Cryptocurrency Mining Malware Still Dominates the Malware Threat Landscape

The latest Global Threat Index report from Check Point shows cryptocurrency mining malware continues to be the biggest malware threat, even with the demise of Coinminer.

Coinminer has topped the list of the most prevalent malware since December 2017. Coinminer is no longer active, but its code is still present on many websites and could be reactivated at any point.  In its place, is another cryptocurrency mining malware variant – Cryptoloot.

Check Point notes the falling value of cryptocurrencies is making coin-mining malware less profitable. Cybercriminals are now shifting their focus slightly and are concentrating on attacking cloud environments which allow coin mining to take place at much higher volumes due to the scalability of the cloud.

Several organizations have discovered that their cloud resources have been eaten up by coin mining, causing them hundreds of thousands of dollars in losses when compute resources have been hijacked by cryptocurrency miners.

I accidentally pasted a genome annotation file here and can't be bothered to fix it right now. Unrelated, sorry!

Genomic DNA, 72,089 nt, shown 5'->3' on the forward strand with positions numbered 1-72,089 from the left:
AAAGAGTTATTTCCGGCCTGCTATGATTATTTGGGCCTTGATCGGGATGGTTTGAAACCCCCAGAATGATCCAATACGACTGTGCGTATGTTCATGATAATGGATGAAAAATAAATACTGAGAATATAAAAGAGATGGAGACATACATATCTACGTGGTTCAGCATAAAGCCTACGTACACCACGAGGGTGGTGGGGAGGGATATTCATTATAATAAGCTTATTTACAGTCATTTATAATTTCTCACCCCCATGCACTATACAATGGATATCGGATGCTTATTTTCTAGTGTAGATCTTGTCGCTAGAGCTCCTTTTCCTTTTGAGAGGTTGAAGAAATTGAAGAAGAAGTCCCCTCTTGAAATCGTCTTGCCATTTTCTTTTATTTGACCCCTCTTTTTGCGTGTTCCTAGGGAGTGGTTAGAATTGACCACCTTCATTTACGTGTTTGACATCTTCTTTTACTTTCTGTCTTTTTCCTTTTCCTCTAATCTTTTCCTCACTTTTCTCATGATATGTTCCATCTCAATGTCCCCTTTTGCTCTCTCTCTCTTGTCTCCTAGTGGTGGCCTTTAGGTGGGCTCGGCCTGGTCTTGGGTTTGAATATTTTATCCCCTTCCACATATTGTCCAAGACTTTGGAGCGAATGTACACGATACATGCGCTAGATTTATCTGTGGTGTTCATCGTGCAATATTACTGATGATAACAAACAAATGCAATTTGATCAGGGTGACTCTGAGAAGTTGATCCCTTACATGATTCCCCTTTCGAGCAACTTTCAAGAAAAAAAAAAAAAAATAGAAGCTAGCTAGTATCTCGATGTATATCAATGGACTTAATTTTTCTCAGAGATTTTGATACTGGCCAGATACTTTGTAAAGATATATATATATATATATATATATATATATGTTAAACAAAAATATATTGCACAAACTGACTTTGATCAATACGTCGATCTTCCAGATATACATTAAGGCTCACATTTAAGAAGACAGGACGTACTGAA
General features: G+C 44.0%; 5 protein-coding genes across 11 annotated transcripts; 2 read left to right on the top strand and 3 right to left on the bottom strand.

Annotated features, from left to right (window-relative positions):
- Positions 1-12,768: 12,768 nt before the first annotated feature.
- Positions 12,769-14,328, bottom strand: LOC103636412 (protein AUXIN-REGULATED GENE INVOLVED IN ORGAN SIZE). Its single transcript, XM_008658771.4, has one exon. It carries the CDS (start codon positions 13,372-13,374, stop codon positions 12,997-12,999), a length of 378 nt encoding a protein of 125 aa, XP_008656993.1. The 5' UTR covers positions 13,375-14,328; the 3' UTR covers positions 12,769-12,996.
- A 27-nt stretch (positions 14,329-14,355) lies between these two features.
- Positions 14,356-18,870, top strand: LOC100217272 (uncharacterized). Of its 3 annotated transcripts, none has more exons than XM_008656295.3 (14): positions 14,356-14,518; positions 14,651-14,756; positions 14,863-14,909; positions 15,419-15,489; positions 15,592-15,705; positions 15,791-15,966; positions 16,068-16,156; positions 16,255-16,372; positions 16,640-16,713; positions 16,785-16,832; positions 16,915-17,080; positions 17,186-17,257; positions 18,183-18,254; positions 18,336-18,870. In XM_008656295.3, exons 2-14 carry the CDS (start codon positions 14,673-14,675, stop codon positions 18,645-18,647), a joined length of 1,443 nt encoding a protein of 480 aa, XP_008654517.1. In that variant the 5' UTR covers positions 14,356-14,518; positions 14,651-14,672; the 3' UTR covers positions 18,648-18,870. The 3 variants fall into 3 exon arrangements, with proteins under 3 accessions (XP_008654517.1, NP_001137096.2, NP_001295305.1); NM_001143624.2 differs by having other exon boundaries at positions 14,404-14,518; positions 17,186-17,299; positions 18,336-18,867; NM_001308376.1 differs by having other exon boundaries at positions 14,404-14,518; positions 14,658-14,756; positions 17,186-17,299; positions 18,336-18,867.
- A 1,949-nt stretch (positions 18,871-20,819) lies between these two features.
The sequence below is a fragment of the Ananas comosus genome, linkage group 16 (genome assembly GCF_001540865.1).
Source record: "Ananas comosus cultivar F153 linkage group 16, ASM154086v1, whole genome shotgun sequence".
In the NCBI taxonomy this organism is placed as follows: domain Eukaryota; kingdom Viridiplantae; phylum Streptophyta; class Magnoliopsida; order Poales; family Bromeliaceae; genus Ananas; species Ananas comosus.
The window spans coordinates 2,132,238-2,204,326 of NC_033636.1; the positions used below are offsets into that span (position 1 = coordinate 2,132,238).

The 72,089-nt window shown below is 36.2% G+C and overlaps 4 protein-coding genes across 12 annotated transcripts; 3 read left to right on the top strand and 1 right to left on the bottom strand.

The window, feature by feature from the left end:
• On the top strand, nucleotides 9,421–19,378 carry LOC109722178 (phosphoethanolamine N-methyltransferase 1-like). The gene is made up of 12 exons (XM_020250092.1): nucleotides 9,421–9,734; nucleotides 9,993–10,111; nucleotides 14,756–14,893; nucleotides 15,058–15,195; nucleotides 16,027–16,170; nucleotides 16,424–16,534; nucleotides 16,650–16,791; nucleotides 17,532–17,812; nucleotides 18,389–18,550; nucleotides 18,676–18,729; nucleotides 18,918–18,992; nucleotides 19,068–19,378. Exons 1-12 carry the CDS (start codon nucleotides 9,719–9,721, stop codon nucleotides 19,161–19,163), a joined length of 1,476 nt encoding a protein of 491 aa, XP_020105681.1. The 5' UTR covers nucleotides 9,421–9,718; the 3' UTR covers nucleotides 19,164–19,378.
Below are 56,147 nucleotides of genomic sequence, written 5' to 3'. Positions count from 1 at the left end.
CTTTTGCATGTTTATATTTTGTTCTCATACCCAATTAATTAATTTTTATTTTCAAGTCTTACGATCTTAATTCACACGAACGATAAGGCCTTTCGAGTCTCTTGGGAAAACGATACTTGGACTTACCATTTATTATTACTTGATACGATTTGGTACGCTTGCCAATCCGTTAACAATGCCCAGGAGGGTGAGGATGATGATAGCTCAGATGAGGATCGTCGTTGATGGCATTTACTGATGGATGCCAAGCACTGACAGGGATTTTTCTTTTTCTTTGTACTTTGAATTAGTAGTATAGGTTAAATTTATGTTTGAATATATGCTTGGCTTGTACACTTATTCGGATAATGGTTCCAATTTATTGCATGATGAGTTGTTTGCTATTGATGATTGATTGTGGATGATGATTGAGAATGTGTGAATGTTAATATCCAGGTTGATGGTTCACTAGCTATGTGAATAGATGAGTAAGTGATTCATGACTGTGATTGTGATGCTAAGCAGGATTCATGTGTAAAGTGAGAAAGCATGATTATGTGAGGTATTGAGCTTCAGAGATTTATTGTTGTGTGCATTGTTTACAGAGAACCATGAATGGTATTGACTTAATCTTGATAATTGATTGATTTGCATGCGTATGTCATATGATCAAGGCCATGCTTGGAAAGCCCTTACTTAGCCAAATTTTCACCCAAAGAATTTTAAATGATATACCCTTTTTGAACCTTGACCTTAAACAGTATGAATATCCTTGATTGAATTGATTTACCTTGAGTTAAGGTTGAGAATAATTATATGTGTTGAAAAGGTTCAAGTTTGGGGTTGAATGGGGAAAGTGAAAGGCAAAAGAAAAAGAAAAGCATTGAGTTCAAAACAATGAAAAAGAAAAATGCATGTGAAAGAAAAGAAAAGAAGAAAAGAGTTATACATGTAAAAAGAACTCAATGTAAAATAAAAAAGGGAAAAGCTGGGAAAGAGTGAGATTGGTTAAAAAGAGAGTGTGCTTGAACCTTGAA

These cloud attacks show how important it is for organizations to secure their cloud environments and monitor their compute resources and to quickly identify any possible coin mining activity. Waiting until the end of the month when cloud bills come through could prove incredibly costly.

Check Point’s ‘Most Wanted’ Malware Top Ten for March 2019

  1. Cryptoloot – Cryptocurrency miner
  2. Emotet – Banking Trojan
  3. XMRig – Cryptocurrency miner
  4. Dorkbot – IRC Worm
  5. Jsecoin – Cryptocurrency miner
  6. Coinhive – Cryptocurrency miner
  7. Ramnit – Banking Trojan
  8. Nivdort – Multipurpose bit with information stealing capabilities
  9. Lokibot – Information Stealer
  10. Mirai – IoT Botnet

The top three mobile malware threats remain unchanged, other than the first two threats swapping places. Topping the list is now Hiddad – An Android malware that is used to serve adds and steal sensitive information. The Lotoor hacking tool is in second place, followed by the Triada Android backdoor which gives an attacker super user privileges and allows the installation of further malware on an infected device.

The most commonly exploited vulnerability is still CVE-2017-7269 – A Microsoft IIS WebDAV ScStoragePathFromUrl buffer overflow vulnerability. In second place is a web server exposed git repository information disclosure vulnerability, followed by the OpenSSL TLS DTLS heartbeat information disclosure vulnerabilities: CVE-2014-0160 and CVE-2014-0346.

Author: Richard Anderson

Richard Anderson is the Editor-in-Chief of